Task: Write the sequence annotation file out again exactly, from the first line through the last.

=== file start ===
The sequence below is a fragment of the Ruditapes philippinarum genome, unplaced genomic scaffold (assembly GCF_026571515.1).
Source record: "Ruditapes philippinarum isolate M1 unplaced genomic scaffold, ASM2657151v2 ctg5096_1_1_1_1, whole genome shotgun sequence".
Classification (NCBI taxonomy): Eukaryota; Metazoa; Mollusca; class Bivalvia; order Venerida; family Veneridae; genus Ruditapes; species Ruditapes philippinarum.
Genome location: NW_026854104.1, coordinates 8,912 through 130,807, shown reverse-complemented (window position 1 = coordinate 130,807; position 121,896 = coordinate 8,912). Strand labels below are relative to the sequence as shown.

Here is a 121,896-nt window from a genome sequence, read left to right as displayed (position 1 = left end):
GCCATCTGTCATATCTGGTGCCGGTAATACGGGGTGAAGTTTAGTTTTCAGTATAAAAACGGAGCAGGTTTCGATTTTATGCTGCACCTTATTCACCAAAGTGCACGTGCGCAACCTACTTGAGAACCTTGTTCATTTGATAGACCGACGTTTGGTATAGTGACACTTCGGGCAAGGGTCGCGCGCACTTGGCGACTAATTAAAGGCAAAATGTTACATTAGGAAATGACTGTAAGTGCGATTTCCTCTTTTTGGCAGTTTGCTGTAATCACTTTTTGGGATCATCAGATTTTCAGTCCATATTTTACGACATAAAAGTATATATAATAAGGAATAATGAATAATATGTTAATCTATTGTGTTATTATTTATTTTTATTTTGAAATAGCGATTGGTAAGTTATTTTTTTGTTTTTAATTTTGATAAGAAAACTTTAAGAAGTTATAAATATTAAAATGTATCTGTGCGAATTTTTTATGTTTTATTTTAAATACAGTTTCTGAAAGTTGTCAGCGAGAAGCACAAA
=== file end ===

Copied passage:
The sequence below is a fragment of the Ruditapes philippinarum genome, unplaced genomic scaffold (assembly GCF_026571515.1).
Source record: "Ruditapes philippinarum isolate M1 unplaced genomic scaffold, ASM2657151v2 ctg5096_1_1_1_1, whole genome shotgun sequence".
Classification (NCBI taxonomy): Eukaryota; Metazoa; Mollusca; class Bivalvia; order Venerida; family Veneridae; genus Ruditapes; species Ruditapes philippinarum.
Genome location: NW_026854104.1, coordinates 8,912 through 130,807, shown reverse-complemented (window position 1 = coordinate 130,807; position 121,896 = coordinate 8,912). Strand labels below are relative to the sequence as shown.

Here is a 121,896-nt window from a genome sequence, read left to right as displayed (position 1 = left end):
GCCATCTGTCATATCTGGTGCCGGTAATACGGGGTGAAGTTTAGTTTTCAGTATAAAAACGGAGCAGGTTTCGATTTTATGCTGCACCTTATTCACCAAAGTGCACGTGCGCAACCTACTTGAGAACCTTGTTCATTTGATAGACCGACGTTTGGTATAGTGACACTTCGGGCAAGGGTCGCGCGCACTTGGCGACTAATTAAAGGCAAAATGTTACATTAGGAAATGACTGTAAGTGCGATTTCCTCTTTTTGGCAGTTTGCTGTAATCACTTTTTGGGATCATCAGATTTTCAGTCCATATTTTACGACATAAAAGTATATATAATAAGGAATAATGAATAATATGTTAATCTATTGTGTTATTATTTATTTTTATTTTGAAATAGCGATTGGTAAGTTATTTTTTTGTTTTTAATTTTGATAAGAAAACTTTAAGAAGTTATAAATATTAAAATGTATCTGTGCGAATTTTTTATGTTTTATTTTAAATACAGTTTCTGAAAGTTGTCAGCGAGAAGCACAAA